My belief is that it shouldn't make much difference to your walking whether you're a featherweight or built like a rugby forward, but how much you're carrying in a rucksack on your back is going to make a difference to your comfort and your enjoyment.
Therefore the lighter the items you're carrying the better, especially if you save a bit of weight on each of a number of items because that can add up to quite a bit.


Maggot

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Re: Cooking Fuels & Stove Types
« Reply #5 on: 22:36:17, 28/02/18 »
My belief is that it shouldn't make much difference to your walking whether you're a featherweight or built like a rugby forward, but how much you're carrying in a rucksack on your back is going to make a difference to your comfort and your enjoyment.
Therefore the lighter the items you're carrying the better, especially if you save a bit of weight on each of a number of items because that can add up to quite a bit.


Hmm, not sure about that.  If you are 2 stone overweight and carry a knife, fork, spoon, enamel plate and mug, well you are better off losing the weight than buying titanium everything.

jimbob

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Re: Cooking Fuels & Stove Types
« Reply #6 on: 22:55:41, 28/02/18 »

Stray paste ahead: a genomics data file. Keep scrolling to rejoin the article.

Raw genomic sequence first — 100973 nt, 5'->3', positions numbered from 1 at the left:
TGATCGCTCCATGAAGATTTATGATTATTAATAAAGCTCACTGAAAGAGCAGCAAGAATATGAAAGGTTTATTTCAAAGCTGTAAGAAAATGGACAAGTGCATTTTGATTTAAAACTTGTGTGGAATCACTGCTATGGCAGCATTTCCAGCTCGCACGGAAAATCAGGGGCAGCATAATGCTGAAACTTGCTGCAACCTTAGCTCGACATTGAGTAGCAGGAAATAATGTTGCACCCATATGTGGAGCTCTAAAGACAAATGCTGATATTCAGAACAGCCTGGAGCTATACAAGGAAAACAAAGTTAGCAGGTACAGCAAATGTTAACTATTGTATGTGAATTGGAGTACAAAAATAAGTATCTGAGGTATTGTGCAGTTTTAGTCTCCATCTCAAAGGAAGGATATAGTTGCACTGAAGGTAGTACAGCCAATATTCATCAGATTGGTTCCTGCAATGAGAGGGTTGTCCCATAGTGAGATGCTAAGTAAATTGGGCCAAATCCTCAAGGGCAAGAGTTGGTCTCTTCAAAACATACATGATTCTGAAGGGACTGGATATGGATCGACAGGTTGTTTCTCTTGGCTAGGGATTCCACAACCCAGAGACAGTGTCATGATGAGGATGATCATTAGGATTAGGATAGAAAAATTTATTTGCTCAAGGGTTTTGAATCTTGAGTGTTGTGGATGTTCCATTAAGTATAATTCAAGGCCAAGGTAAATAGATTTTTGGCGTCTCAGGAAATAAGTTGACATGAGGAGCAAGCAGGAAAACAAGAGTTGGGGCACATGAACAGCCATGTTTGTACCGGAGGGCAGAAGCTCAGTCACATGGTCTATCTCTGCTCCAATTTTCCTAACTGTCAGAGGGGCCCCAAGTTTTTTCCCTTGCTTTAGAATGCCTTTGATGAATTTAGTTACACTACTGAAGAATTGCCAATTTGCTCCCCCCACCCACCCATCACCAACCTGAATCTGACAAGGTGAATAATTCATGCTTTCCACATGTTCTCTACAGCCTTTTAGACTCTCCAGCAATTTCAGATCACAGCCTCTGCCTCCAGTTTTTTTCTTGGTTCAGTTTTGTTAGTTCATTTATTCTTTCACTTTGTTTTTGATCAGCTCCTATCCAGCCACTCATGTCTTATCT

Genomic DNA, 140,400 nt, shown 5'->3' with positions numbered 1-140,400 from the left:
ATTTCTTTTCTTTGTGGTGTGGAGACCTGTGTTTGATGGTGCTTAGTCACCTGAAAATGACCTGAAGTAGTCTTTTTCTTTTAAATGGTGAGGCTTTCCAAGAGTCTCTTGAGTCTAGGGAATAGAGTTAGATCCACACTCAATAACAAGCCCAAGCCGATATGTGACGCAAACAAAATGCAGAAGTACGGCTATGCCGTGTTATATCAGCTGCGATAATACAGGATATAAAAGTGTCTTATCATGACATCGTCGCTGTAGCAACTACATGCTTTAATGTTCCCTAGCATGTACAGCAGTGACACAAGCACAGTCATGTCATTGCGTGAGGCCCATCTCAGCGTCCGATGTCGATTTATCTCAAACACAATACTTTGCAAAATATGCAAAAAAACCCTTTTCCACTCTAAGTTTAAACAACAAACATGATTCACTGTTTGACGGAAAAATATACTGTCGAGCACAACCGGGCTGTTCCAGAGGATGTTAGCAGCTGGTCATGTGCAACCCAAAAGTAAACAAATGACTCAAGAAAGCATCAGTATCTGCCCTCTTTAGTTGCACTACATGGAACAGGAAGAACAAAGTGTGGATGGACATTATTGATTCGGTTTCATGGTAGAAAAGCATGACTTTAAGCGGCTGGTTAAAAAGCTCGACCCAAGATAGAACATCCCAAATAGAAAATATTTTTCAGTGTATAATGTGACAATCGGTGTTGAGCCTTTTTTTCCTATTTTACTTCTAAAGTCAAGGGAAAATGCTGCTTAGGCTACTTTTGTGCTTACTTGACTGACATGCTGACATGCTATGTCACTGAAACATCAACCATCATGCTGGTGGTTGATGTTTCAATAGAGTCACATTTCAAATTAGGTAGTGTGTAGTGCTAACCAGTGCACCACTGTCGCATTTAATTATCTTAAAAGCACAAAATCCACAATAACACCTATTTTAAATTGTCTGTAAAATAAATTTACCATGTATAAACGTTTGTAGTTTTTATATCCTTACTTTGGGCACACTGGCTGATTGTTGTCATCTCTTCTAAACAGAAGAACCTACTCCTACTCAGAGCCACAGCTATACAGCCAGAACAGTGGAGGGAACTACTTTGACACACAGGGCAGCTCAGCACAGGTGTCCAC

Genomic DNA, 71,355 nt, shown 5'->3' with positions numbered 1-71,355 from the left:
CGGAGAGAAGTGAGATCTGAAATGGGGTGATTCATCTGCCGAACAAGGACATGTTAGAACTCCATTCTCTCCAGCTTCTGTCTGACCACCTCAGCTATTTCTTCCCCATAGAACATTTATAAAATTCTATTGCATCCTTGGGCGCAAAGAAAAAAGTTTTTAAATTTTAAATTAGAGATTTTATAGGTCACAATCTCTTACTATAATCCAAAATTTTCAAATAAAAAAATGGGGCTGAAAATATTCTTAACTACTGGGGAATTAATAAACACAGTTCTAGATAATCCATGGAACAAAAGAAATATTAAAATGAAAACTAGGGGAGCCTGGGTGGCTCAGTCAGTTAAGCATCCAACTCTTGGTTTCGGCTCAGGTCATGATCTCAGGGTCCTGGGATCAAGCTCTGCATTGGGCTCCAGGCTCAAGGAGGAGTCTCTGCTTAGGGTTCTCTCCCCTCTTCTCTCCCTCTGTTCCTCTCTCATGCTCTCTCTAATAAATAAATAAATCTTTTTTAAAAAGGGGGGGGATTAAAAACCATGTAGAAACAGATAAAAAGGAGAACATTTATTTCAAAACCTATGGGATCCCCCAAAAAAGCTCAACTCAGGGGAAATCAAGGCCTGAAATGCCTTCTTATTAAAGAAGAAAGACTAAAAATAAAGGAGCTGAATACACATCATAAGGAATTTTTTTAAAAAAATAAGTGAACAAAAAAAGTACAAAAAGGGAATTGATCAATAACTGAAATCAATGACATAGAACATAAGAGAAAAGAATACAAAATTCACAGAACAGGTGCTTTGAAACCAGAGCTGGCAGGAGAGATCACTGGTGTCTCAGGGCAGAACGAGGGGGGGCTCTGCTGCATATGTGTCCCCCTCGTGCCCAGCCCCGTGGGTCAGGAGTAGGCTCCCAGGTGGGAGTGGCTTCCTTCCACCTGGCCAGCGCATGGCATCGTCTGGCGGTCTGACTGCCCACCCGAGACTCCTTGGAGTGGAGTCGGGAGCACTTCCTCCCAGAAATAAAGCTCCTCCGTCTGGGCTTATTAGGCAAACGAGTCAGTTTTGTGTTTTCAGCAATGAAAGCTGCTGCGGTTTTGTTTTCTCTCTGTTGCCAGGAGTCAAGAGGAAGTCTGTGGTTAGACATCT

Quote
Hmm, not sure about that.  If you are 2 stone overweight and carry a knife, fork, spoon, enamel plate and mug, well you are better off losing the weight than buying titanium everything.

But whilst losing the weight take advantage of the sales and the forum bargain pages to get the other stuff down in weight as well ;D .
Gotta take advantage of bargains , haven't we?
Too little, too late, too bad......

Doddy

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Re: Cooking Fuels & Stove Types
« Reply #7 on: 11:00:35, 01/03/18 »




My trips are mostly multi week. I am a bit of stove nerd and do go lightweight overall.
I do have several gas stoves. I did use one on a 19 day hike on the John Muir Trail in the US when liquid fuel and fires where not possible but would rarely take them as they canisters are hard to recycle and on longer trips a back up canister adds to the weight. I do have a gadget to puncture cans to recycle them as steel. Though the punctured cans can still freak the less well informed refuse collector.